Smith's Criminal Case Compendium

Smith's Criminal Case Compendium


This compendium includes significant criminal cases by the U.S. Supreme Court & N.C. appellate courts, Nov. 2008 – Present. Selected 4th Circuit cases also are included.

Jessica Smith prepared case summaries Nov. 2008-June 4, 2019; later summaries are prepared by other School staff.


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E.g., 06/21/2024
E.g., 06/21/2024
State v. James, 371 N.C. 77 (May. 11, 2018)

On discretionary review of a unanimous decision of the Court of Appeals, ___ N.C. App. ___, 786 S.E.2d 73 (2016), in this murder case where the defendant, who was a juvenile at the time of the offense, was resentenced to life in prison without parole under the state’s Miller-compliant sentencing scheme (G.S. 15A-1340.19A to -1340.19D), the court modified and affirmed the opinion below and remanded for further proceedings. In the Court of Appeals, the defendant argued that the trial court had, by resentencing him pursuant the new statutes, violated the constitutional prohibition against the enactment of ex post facto laws, that the statutory provisions subjected him to cruel and unusual punishment and deprived him of his rights to a trial by jury and to not be deprived of liberty without due process of law, and that the trial court failed to make adequate findings of fact to support its decision to impose a sentence of life without parole. In a unanimous opinion, the Court of Appeals upheld the constitutionality of the statutes while reversing the trial court’s resentencing order and remanding for further proceedings. The Court of Appeals remanded for the trial court to correct what it characterized as inadequate findings as to the presence or absence of mitigating factors to support its determination. Before the Supreme Court, the defendant argued that the Court of Appeals erred by holding that the statute creates a presumption in favor of life without parole and by rejecting his constitutional challenges to the statutory scheme.

The Supreme Court began its analysis by addressing whether or not G.S. 15A-1340.19C gives rise to a mandatory presumption that a juvenile convicted of first-degree murder on the basis of a theory other than felony murder should be sentenced to life imprisonment without the possibility of parole. The court concluded, in part: “the relevant statutory language, when read in context, treats the sentencing decision required by N.C.G.S. § 15A-1340.19C(a) as a choice between two equally appropriate sentencing alternatives and, at an absolute minimum, does not clearly and unambiguously create a presumption in favor of sentencing juvenile defendants convicted of first-degree murder on the basis of a theory other than the felony murder rule to life imprisonment without the possibility of parole.” Thus, the Court of Appeals erred by construing the statutory language as incorporating such a presumption. The court offered this instruction for trial judges:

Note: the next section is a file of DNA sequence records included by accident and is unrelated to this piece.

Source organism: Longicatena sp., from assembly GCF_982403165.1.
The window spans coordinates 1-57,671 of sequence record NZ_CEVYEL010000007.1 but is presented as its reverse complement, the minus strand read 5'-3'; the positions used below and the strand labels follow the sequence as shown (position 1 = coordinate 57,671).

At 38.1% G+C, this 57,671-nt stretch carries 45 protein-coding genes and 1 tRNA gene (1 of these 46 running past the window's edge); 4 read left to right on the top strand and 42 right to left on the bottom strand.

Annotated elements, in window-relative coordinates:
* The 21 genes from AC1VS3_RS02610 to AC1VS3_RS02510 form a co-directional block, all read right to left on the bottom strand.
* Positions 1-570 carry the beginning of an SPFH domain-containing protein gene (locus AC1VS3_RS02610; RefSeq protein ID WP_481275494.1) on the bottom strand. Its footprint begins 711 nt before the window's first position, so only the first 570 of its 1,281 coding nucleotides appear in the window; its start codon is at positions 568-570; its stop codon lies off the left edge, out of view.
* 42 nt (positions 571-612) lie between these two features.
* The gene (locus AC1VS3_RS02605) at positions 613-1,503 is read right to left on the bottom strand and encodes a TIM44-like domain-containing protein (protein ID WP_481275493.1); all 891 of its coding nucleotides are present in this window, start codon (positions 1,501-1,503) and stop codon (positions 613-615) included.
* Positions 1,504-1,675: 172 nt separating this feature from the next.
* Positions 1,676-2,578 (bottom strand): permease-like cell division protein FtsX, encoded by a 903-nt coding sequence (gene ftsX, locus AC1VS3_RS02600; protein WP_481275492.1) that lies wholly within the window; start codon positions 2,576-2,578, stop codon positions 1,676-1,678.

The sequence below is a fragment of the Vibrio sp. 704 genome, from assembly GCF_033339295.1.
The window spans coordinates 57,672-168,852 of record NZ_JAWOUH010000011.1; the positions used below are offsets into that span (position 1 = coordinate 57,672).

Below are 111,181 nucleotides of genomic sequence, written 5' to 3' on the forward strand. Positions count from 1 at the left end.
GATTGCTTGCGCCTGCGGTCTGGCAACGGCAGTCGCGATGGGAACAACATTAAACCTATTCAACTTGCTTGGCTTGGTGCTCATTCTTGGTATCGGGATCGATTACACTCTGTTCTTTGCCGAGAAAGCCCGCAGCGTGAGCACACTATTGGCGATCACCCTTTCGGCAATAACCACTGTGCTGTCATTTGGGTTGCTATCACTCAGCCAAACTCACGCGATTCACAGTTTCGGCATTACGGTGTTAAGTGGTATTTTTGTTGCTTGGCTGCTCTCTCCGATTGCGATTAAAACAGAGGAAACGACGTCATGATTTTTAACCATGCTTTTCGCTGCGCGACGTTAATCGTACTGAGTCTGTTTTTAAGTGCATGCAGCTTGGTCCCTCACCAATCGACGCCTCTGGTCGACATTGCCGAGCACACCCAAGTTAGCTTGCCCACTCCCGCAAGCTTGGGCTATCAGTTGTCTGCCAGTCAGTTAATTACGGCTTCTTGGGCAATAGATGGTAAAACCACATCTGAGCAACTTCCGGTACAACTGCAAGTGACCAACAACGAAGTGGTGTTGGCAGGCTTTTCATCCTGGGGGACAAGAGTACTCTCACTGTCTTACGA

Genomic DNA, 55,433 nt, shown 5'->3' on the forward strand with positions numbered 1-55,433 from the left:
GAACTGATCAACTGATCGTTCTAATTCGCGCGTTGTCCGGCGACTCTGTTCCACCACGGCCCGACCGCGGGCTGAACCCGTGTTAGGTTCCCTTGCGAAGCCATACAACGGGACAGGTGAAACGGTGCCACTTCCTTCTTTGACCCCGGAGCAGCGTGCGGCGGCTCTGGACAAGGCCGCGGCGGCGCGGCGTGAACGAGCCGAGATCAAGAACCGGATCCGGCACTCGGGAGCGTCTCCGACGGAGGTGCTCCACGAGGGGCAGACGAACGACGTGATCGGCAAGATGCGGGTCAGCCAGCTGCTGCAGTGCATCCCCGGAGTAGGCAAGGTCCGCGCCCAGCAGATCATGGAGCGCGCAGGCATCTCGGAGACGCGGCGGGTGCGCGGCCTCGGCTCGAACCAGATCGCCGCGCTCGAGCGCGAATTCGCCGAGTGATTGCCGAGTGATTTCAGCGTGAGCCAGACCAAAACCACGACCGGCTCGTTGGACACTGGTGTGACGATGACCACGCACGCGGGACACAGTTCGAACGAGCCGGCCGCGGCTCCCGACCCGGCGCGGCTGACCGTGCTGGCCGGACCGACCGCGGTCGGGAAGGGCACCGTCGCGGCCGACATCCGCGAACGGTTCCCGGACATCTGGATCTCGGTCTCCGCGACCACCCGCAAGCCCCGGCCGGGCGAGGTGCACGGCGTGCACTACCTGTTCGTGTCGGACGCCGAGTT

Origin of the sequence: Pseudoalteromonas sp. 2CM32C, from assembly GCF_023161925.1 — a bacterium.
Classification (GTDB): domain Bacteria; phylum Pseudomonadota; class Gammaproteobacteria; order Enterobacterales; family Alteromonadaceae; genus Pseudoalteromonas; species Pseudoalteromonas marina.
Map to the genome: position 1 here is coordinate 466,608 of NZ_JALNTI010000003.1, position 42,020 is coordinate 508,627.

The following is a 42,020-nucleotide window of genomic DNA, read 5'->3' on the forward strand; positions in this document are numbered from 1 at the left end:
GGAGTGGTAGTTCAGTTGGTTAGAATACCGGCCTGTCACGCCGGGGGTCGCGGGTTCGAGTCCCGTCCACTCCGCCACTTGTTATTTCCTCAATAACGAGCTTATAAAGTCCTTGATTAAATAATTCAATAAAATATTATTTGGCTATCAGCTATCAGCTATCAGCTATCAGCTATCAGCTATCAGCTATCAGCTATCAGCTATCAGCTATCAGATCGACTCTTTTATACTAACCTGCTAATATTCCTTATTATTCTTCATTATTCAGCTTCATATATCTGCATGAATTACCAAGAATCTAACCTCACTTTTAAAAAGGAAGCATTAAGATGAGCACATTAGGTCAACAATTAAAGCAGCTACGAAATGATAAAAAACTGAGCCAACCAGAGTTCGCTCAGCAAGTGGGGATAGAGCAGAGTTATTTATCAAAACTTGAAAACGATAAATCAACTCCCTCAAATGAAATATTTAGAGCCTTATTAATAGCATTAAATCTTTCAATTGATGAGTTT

On the contrary, trial judges sentencing juveniles convicted of first-degree murder on the basis of a theory other than the felony murder rule should refrain from presuming the appropriateness of a sentence of life imprisonment without the possibility of parole and select between the available sentencing alternatives based solely upon a consideration of “the circumstances of the offense,” “the particular circumstances of the defendant,” and “any mitigating factors,” N.C.G.S. § 15A-1340.19C(a), as they currently do in selecting a specific sentence from the presumptive range in a structured sentencing proceeding, in light of the United States Supreme Court’s statements in Miller and its progeny to the effect that sentences of life imprisonment without the possibility of parole should be reserved for those juvenile defendants whose crimes reflect irreparable corruption rather than transient immaturity.

The court then rejected the defendant’s argument that the statutory scheme was unconstitutionally vague, concluding that the statutes “provide sufficient guidance to allow a sentencing judge to make a proper, non-arbitrary determination of the sentence that should be imposed upon a juvenile convicted of first-degree murder on a basis other than the felony murder rule to satisfy due process requirements.” The court also rejected the defendant’s arbitrariness argument. Finally, the court rejected the defendant’s ex post facto argument, holding that the Court of Appeals correctly determined that the statutory scheme does not allow for imposition of a different or greater punishment than was permitted when the crime was committed. In this respect, it held: because the statutes “make a reduced sentence available to defendant and specify procedures that a sentencing judge is required to use in making the sentencing decision, we believe that defendant’s challenge to the validity of the relevant statutory provisions as an impermissible ex post facto law is without merit.” Justices Beasley and Hudson dissented. 

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